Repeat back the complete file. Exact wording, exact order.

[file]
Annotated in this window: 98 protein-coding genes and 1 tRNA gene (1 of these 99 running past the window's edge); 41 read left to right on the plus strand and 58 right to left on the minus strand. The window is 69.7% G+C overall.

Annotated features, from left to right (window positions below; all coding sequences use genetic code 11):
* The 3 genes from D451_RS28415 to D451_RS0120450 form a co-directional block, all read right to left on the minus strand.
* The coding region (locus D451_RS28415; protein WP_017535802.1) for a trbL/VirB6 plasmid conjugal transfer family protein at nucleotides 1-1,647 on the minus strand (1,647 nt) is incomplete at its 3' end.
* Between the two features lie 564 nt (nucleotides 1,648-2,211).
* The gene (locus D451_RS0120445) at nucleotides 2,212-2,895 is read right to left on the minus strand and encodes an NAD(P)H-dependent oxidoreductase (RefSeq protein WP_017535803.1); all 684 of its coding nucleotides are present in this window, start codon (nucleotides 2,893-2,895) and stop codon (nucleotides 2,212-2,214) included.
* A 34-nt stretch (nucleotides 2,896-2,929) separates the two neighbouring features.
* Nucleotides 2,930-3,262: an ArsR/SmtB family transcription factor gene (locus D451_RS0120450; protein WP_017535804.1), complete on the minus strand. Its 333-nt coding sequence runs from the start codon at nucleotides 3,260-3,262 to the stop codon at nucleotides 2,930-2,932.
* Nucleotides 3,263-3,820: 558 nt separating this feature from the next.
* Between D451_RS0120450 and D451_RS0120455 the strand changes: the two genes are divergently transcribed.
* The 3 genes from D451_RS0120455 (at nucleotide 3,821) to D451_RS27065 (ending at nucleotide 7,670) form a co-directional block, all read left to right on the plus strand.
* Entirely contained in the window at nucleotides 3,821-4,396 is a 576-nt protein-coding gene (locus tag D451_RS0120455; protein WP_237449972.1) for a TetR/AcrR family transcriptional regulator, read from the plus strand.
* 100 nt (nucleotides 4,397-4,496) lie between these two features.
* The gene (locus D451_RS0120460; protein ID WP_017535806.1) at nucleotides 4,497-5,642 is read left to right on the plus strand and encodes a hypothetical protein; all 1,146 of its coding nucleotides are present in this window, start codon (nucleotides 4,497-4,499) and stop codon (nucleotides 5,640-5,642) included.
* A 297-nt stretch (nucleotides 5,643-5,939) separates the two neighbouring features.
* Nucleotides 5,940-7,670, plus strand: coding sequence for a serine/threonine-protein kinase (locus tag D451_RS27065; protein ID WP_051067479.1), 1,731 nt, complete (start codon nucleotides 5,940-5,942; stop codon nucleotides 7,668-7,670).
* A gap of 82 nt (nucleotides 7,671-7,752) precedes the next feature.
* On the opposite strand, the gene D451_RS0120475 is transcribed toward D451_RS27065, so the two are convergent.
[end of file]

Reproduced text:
Annotated in this window: 98 protein-coding genes and 1 tRNA gene (1 of these 99 running past the window's edge); 41 read left to right on the plus strand and 58 right to left on the minus strand. The window is 69.7% G+C overall.

Annotated features, from left to right (window positions below; all coding sequences use genetic code 11):
* The 3 genes from D451_RS28415 to D451_RS0120450 form a co-directional block, all read right to left on the minus strand.
* The coding region (locus D451_RS28415; protein WP_017535802.1) for a trbL/VirB6 plasmid conjugal transfer family protein at nucleotides 1-1,647 on the minus strand (1,647 nt) is incomplete at its 3' end.
* Between the two features lie 564 nt (nucleotides 1,648-2,211).
* The gene (locus D451_RS0120445) at nucleotides 2,212-2,895 is read right to left on the minus strand and encodes an NAD(P)H-dependent oxidoreductase (RefSeq protein WP_017535803.1); all 684 of its coding nucleotides are present in this window, start codon (nucleotides 2,893-2,895) and stop codon (nucleotides 2,212-2,214) included.
* A 34-nt stretch (nucleotides 2,896-2,929) separates the two neighbouring features.
* Nucleotides 2,930-3,262: an ArsR/SmtB family transcription factor gene (locus D451_RS0120450; protein WP_017535804.1), complete on the minus strand. Its 333-nt coding sequence runs from the start codon at nucleotides 3,260-3,262 to the stop codon at nucleotides 2,930-2,932.
* Nucleotides 3,263-3,820: 558 nt separating this feature from the next.
* Between D451_RS0120450 and D451_RS0120455 the strand changes: the two genes are divergently transcribed.
* The 3 genes from D451_RS0120455 (at nucleotide 3,821) to D451_RS27065 (ending at nucleotide 7,670) form a co-directional block, all read left to right on the plus strand.
* Entirely contained in the window at nucleotides 3,821-4,396 is a 576-nt protein-coding gene (locus tag D451_RS0120455; protein WP_237449972.1) for a TetR/AcrR family transcriptional regulator, read from the plus strand.
* 100 nt (nucleotides 4,397-4,496) lie between these two features.
* The gene (locus D451_RS0120460; protein ID WP_017535806.1) at nucleotides 4,497-5,642 is read left to right on the plus strand and encodes a hypothetical protein; all 1,146 of its coding nucleotides are present in this window, start codon (nucleotides 4,497-4,499) and stop codon (nucleotides 5,640-5,642) included.
* A 297-nt stretch (nucleotides 5,643-5,939) separates the two neighbouring features.
* Nucleotides 5,940-7,670, plus strand: coding sequence for a serine/threonine-protein kinase (locus tag D451_RS27065; protein ID WP_051067479.1), 1,731 nt, complete (start codon nucleotides 5,940-5,942; stop codon nucleotides 7,668-7,670).
* A gap of 82 nt (nucleotides 7,671-7,752) precedes the next feature.
* On the opposite strand, the gene D451_RS0120475 is transcribed toward D451_RS27065, so the two are convergent.